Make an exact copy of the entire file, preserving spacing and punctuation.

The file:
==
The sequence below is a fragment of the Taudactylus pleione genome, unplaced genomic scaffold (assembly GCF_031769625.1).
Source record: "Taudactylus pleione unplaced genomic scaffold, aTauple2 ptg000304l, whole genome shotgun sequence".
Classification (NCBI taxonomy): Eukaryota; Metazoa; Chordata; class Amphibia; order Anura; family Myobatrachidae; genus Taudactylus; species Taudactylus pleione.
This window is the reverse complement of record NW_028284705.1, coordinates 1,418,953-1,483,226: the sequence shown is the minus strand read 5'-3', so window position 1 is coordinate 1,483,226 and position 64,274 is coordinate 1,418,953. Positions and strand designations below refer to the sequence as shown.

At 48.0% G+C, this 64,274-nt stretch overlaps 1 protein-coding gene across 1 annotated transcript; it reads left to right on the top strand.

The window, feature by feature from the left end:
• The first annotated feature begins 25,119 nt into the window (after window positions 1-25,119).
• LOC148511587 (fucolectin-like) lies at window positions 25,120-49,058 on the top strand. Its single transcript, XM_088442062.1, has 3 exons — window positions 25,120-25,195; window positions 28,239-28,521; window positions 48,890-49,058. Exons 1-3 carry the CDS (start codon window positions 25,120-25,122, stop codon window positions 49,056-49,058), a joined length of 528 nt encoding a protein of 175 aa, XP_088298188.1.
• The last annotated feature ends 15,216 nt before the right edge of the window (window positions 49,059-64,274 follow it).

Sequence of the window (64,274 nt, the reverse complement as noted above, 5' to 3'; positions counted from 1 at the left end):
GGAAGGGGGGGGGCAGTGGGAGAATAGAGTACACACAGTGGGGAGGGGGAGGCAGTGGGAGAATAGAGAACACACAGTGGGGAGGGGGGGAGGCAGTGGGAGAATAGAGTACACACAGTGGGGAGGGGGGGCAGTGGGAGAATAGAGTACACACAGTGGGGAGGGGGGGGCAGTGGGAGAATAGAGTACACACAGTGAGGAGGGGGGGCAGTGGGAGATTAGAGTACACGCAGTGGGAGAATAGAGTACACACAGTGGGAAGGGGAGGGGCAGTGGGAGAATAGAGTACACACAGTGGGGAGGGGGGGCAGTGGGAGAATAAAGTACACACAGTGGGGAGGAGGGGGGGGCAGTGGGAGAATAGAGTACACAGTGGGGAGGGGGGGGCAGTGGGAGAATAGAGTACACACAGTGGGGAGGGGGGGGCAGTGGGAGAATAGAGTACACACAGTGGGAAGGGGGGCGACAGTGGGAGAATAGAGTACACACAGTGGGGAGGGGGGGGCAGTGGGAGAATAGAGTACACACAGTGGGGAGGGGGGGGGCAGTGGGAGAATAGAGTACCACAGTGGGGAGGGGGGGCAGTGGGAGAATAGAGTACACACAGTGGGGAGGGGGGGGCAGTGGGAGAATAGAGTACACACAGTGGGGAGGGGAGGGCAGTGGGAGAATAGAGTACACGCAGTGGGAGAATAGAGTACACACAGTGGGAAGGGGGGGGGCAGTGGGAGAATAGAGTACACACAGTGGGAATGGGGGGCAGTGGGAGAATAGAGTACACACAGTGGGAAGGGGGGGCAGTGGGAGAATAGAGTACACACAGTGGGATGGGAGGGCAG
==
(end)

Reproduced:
The sequence below is a fragment of the Taudactylus pleione genome, unplaced genomic scaffold (assembly GCF_031769625.1).
Source record: "Taudactylus pleione unplaced genomic scaffold, aTauple2 ptg000304l, whole genome shotgun sequence".
Classification (NCBI taxonomy): Eukaryota; Metazoa; Chordata; class Amphibia; order Anura; family Myobatrachidae; genus Taudactylus; species Taudactylus pleione.
This window is the reverse complement of record NW_028284705.1, coordinates 1,418,953-1,483,226: the sequence shown is the minus strand read 5'-3', so window position 1 is coordinate 1,483,226 and position 64,274 is coordinate 1,418,953. Positions and strand designations below refer to the sequence as shown.

At 48.0% G+C, this 64,274-nt stretch overlaps 1 protein-coding gene across 1 annotated transcript; it reads left to right on the top strand.

The window, feature by feature from the left end:
• The first annotated feature begins 25,119 nt into the window (after window positions 1-25,119).
• LOC148511587 (fucolectin-like) lies at window positions 25,120-49,058 on the top strand. Its single transcript, XM_088442062.1, has 3 exons — window positions 25,120-25,195; window positions 28,239-28,521; window positions 48,890-49,058. Exons 1-3 carry the CDS (start codon window positions 25,120-25,122, stop codon window positions 49,056-49,058), a joined length of 528 nt encoding a protein of 175 aa, XP_088298188.1.
• The last annotated feature ends 15,216 nt before the right edge of the window (window positions 49,059-64,274 follow it).

Sequence of the window (64,274 nt, the reverse complement as noted above, 5' to 3'; positions counted from 1 at the left end):
GGAAGGGGGGGGGCAGTGGGAGAATAGAGTACACACAGTGGGGAGGGGGAGGCAGTGGGAGAATAGAGAACACACAGTGGGGAGGGGGGGAGGCAGTGGGAGAATAGAGTACACACAGTGGGGAGGGGGGGCAGTGGGAGAATAGAGTACACACAGTGGGGAGGGGGGGGCAGTGGGAGAATAGAGTACACACAGTGAGGAGGGGGGGCAGTGGGAGATTAGAGTACACGCAGTGGGAGAATAGAGTACACACAGTGGGAAGGGGAGGGGCAGTGGGAGAATAGAGTACACACAGTGGGGAGGGGGGGCAGTGGGAGAATAAAGTACACACAGTGGGGAGGAGGGGGGGGCAGTGGGAGAATAGAGTACACAGTGGGGAGGGGGGGGCAGTGGGAGAATAGAGTACACACAGTGGGGAGGGGGGGGCAGTGGGAGAATAGAGTACACACAGTGGGAAGGGGGGCGACAGTGGGAGAATAGAGTACACACAGTGGGGAGGGGGGGGCAGTGGGAGAATAGAGTACACACAGTGGGGAGGGGGGGGGCAGTGGGAGAATAGAGTACCACAGTGGGGAGGGGGGGCAGTGGGAGAATAGAGTACACACAGTGGGGAGGGGGGGGCAGTGGGAGAATAGAGTACACACAGTGGGGAGGGGAGGGCAGTGGGAGAATAGAGTACACGCAGTGGGAGAATAGAGTACACACAGTGGGAAGGGGGGGGGCAGTGGGAGAATAGAGTACACACAGTGGGAATGGGGGGCAGTGGGAGAATAGAGTACACACAGTGGGAAGGGGGGGCAGTGGGAGAATAGAGTACACACAGTGGGATGGGAGGGCAG